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Re: [BackpackGearTest] Re: Owner Review - CD Platypus product line

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  • hhloth@msn.com
    Interesting, I took the weight from the Cascade Designs website since I only have a three-quarter standard and three-quarter Guidelite. UltraLite was listed
    Message 1 of 22 , Nov 1, 2002
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      Interesting, I took the weight from the Cascade Designs website since I only have a three-quarter standard and three-quarter Guidelite. UltraLite was listed as the lightest of their line at 1 lb 13 oz. for the full length.

      Helen

      ----- Original Message -----
      Wrom: UZXUWLSZLK
      Sent: Friday, November 01, 2002 12:51 PM
      To: BackpackGearTest@yahoogroups.com
      Subject: [BackpackGearTest] Re: Owner Review - CD Platypus product line

      --- In BackpackGearTest@y..., "Helen Hillberg" <hhloth@m...> wrote:
      > Ah, but you can have both, at least for three season use. The Big
      > Agnes air mattress at 1 lb 4 oz. is nine ounces lighter than the
      > full-length UltraLite Therma-a-Rest

      Last I checked, the full length was 1lb, 6.7oz (weighed on a digi
      postal scale at home). The 3/4 is 1lb, 1,2oz.


      [Non-text portions of this message have been removed]
    • Andy Mytys
      I know CD made occassional changes to the materials, but there was nothing wrong with the one that I have in terms of durability, comform, or slippage... I
      Message 2 of 22 , Nov 1, 2002
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        I know CD made occassional changes to the materials, but there was
        nothing wrong with the one that I have in terms of durability,
        comform, or slippage... I can't see an engineer at CD saying, "let's
        make it even heavier" based on the UL that I have.

        It is the standard burgandy/brown color scheme, a few years old.

        My really old TRest UL is blue/brown, and weighs a couple OZ less.

        --- In BackpackGearTest@y..., hhloth@m... wrote:
        > Interesting, I took the weight from the Cascade Designs website
        since I only have a three-quarter standard and three-quarter
        Guidelite. UltraLite was listed as the lightest of their line at 1
        lb 13 oz. for the full length.
        >
        > Helen
        >
        > ----- Original Message -----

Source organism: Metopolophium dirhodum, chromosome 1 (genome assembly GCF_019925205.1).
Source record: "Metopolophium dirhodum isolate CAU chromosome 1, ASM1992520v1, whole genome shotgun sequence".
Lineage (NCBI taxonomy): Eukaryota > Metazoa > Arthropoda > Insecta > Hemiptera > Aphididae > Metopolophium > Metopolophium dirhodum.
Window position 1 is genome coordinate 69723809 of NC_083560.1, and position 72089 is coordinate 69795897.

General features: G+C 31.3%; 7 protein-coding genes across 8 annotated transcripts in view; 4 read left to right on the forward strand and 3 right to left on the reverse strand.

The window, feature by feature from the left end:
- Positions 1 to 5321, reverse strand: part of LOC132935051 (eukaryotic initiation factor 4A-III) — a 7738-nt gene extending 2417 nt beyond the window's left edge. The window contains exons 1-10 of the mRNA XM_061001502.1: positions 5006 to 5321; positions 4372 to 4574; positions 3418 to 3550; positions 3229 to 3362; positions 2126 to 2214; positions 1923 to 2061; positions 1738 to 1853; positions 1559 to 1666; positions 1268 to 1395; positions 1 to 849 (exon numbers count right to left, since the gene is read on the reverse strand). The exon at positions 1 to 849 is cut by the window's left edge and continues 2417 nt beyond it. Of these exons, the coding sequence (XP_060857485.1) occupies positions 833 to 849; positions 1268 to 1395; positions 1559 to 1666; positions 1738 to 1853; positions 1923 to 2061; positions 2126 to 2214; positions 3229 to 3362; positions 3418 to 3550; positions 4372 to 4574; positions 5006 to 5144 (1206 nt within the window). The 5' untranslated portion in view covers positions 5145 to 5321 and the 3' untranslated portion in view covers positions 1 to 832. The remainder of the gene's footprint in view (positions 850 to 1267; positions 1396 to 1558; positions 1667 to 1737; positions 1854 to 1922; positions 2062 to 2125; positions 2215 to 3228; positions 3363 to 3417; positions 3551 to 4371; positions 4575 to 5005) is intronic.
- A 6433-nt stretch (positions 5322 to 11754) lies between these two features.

> Wrom: UZXUWLSZLK
        > Sent: Friday, November 01, 2002 12:51 PM
        > To: BackpackGearTest@y...
        > Subject: [BackpackGearTest] Re: Owner Review - CD Platypus product
        line
        >
        > --- In BackpackGearTest@y..., "Helen Hillberg" <hhloth@m...> wrote:
        > > Ah, but you can have both, at least for three season use. The Big
        > > Agnes air mattress at 1 lb 4 oz. is nine ounces lighter than the
        > > full-length UltraLite Therma-a-Rest
        >
        > Last I checked, the full length was 1lb, 6.7oz (weighed on a digi
        > postal scale at home). The 3/4 is 1lb, 1,2oz.
        >
        >
        > [Non-text portions of this message have been removed]
      • (no author)
        oonbow Gearskin Pack, Field Report Message-ID: User-Agent: eGroups-EW/0.82 MIME-Version: 1.0 Content-Type: text/plain;
        Message 3 of 22 , Nov 1, 2002
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          Here's my Field Report on the Moonbow Gearskin. Please read and comment.

          Thank you!

          Dawn


          Moonbow Gearskin Pack, Field Report
          10/27/02


          Biographical Information

          Tester: Dawn Harkins, age 47, female, 5 feet 3 inches (160 cm), 187
          pounds (85 kgs), torso 16.5 inches (42 cm), chest at sternum 40.5
          inches (103 cm), hips 42.5 inches (108 cm).

          Email Address: dawnhark "at" yahoo "dot" com
          Location: Lake Tahoe, Northern California, USA

          Backpacking Background: I began backpacking in 1973, went infrequently
          in the eighties and nineties, and now backpack regularly. Almost all
          of my hiking is done in the High Sierra in areas within a day's drive
          of Tahoe, though I also frequent the Great Basin High Desert
          (northwest Nevada) in winter. I've hiked in Oregon, Idaho, Colorado,
          Montana, Wyoming, British Columbia, and Alaska. I have the good
          fortune to live in the middle of the mountains while working
          part-time, so it's easy for me to go camping, day hiking, and
          backpacking often.


          Product Information

          Manufacturer: The Moonbow Company.
          Date of Manufacture: August 2002
          Manufacturer Web Site: http://moonbowgear.com/
          MSRP: $125.00 USD and up (price varies with options and materials chosen)

          Listed Weight: Around one pound (454 grams). Moonbow gear is
          custom-made, so no two packs will weigh the same.